Asking the Right Questions

Bob Tiede has been on the staff of Cru for 50 years!  He currently serves on the U.S. Leadership Development team and is passionate about seeing leaders grow and multiply their effectiveness.  Bob and his wife, Sherry, live in Plano, TX and are blessed with 4 incredible kids and 7 remarkable grandchildren.

Leadership is not as much about knowing the right answers as it is about asking the right questions.

What is a leader, who thinks they need to know all the right answers, tempted to do, when they are asked a question for which they don’t know the answer?

Yes – they are tempted to make up an answer on the spot!

How do I know?  I used to be that leader!  My staff were kind and none of them said it out loud, but I am sure there were times they were thinking, “I don’t think Bob knows – I think he just made that up!”

What a heavy burden sits on the shoulders of  any leader, who thinks they need to have all the answers!  Because we all know that no one can have all the answers!

Here is what is so interesting – just having a few simple questions ready to use anytime you are asked a question you don’t know the answer for is so easy!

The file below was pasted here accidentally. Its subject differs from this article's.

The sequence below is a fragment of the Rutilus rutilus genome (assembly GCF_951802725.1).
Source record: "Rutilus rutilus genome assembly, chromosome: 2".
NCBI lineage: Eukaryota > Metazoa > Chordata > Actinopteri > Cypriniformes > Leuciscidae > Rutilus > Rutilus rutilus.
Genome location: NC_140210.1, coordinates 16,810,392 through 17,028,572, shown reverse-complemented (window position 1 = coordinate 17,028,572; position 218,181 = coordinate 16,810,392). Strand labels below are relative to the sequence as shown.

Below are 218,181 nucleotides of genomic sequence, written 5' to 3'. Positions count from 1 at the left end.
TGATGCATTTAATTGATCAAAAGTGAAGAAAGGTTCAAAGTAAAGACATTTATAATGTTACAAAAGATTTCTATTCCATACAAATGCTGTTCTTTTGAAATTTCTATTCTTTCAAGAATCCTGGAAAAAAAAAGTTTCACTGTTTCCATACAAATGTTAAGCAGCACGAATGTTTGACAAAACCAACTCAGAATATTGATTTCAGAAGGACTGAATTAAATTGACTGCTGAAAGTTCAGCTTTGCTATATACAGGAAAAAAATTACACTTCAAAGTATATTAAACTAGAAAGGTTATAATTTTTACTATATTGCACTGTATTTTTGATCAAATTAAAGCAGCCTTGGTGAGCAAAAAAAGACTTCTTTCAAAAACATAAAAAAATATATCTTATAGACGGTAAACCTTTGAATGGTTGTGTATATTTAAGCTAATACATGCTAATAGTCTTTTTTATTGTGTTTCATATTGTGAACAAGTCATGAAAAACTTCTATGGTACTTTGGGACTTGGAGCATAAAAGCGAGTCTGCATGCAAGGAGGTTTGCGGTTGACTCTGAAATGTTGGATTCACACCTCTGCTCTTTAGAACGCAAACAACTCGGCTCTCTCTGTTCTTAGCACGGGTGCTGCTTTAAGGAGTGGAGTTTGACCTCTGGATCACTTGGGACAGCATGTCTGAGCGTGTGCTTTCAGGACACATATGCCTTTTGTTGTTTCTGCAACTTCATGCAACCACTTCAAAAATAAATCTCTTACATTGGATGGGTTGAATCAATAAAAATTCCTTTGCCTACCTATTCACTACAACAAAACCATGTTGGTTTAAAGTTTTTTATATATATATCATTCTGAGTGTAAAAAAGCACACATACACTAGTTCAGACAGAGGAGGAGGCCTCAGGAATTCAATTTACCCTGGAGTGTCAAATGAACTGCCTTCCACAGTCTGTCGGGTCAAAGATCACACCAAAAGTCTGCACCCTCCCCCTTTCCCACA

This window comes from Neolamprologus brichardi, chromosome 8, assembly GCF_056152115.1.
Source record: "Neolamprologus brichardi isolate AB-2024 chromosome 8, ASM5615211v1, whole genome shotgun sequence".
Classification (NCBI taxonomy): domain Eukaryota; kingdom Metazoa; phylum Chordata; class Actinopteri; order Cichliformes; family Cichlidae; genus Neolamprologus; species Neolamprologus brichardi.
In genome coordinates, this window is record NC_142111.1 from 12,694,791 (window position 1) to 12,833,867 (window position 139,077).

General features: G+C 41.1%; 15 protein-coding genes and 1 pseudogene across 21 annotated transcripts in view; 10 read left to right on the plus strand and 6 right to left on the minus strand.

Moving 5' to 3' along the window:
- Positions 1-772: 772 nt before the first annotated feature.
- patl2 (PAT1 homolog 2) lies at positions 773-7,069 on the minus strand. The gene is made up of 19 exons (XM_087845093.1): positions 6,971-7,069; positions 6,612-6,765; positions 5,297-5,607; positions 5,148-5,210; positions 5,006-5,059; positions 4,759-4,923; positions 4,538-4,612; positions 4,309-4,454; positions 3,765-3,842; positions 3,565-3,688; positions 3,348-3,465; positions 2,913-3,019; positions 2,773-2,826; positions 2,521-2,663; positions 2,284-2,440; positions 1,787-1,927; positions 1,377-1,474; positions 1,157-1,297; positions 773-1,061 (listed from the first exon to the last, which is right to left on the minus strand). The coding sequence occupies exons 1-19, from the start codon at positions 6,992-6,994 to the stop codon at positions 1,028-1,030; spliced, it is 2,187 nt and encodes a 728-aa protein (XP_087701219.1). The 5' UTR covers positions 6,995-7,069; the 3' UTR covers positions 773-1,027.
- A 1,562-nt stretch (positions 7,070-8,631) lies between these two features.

What is a leader, who thinks they need to know all the right answers, tempted to do, when they are asked a question for which they don’t know the answer?

BOB TIEDE

Here are mine:

Can you please tell me more?  I use this one, even when I think I know the answer – because so many times I have answered what I thought was the question only to discover that I had missed their question.  Asking, “Can you please tell me more?” greatly increases the odds that I will actually understand their question.

Wow!  That’s a great question!  I don’t know the answer!  How would you answer?  Many times they will actually have an answer to their question!  But of course they might respond by saying, “I don’t know – that is why I am asking you!”

You can then respond by asking:  Again – you are asking a great question!  I don’t know the answer!  How do you think we might find the answer?   They will appreciate that you have affirmed their question and they will likely have ideas of how to find out the answer.

Additional questions you might ask are:  Who might know?  Might we find an answer online?  

They are likely to have several ideas on where an answer might be found.  And then you can ask, Would you be willing to pursue finding out the answer and then bringing it back to me?

If you are that leader – who thinks you need to have all the answers – is that burden feeling a lot lighter now?

It really is true that:

“Leadership is not as much about knowing the right answers as it is about asking the right questions.”

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